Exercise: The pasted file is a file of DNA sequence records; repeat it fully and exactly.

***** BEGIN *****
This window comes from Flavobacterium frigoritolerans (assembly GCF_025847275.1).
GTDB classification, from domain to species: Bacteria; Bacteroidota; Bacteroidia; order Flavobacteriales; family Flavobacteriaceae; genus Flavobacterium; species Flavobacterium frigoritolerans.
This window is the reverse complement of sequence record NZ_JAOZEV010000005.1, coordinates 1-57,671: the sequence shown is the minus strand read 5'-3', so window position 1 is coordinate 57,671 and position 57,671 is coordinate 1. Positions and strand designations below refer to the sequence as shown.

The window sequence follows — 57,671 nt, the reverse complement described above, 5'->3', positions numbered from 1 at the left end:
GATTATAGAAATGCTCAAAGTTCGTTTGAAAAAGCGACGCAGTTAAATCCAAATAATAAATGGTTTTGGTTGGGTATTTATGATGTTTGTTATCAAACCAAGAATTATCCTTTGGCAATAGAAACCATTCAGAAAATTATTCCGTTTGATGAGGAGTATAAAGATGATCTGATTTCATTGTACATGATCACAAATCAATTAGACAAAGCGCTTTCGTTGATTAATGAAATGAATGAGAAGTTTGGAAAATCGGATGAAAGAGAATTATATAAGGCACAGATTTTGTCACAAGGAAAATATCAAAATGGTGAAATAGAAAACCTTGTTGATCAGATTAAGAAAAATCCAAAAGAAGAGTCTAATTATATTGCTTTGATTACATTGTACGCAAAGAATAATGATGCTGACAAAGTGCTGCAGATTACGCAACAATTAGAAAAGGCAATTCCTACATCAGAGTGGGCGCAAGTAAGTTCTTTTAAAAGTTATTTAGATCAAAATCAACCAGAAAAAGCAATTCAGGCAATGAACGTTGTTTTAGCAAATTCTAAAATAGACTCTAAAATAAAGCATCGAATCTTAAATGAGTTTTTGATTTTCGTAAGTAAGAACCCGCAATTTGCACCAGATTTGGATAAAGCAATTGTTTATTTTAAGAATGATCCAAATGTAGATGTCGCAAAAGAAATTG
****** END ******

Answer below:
This window comes from Flavobacterium frigoritolerans (assembly GCF_025847275.1).
GTDB classification, from domain to species: Bacteria; Bacteroidota; Bacteroidia; order Flavobacteriales; family Flavobacteriaceae; genus Flavobacterium; species Flavobacterium frigoritolerans.
This window is the reverse complement of sequence record NZ_JAOZEV010000005.1, coordinates 1-57,671: the sequence shown is the minus strand read 5'-3', so window position 1 is coordinate 57,671 and position 57,671 is coordinate 1. Positions and strand designations below refer to the sequence as shown.

The window sequence follows — 57,671 nt, the reverse complement described above, 5'->3', positions numbered from 1 at the left end:
GATTATAGAAATGCTCAAAGTTCGTTTGAAAAAGCGACGCAGTTAAATCCAAATAATAAATGGTTTTGGTTGGGTATTTATGATGTTTGTTATCAAACCAAGAATTATCCTTTGGCAATAGAAACCATTCAGAAAATTATTCCGTTTGATGAGGAGTATAAAGATGATCTGATTTCATTGTACATGATCACAAATCAATTAGACAAAGCGCTTTCGTTGATTAATGAAATGAATGAGAAGTTTGGAAAATCGGATGAAAGAGAATTATATAAGGCACAGATTTTGTCACAAGGAAAATATCAAAATGGTGAAATAGAAAACCTTGTTGATCAGATTAAGAAAAATCCAAAAGAAGAGTCTAATTATATTGCTTTGATTACATTGTACGCAAAGAATAATGATGCTGACAAAGTGCTGCAGATTACGCAACAATTAGAAAAGGCAATTCCTACATCAGAGTGGGCGCAAGTAAGTTCTTTTAAAAGTTATTTAGATCAAAATCAACCAGAAAAAGCAATTCAGGCAATGAACGTTGTTTTAGCAAATTCTAAAATAGACTCTAAAATAAAGCATCGAATCTTAAATGAGTTTTTGATTTTCGTAAGTAAGAACCCGCAATTTGCACCAGATTTGGATAAAGCAATTGTTTATTTTAAGAATGATCCAAATGTAGATGTCGCAAAAGAAATTG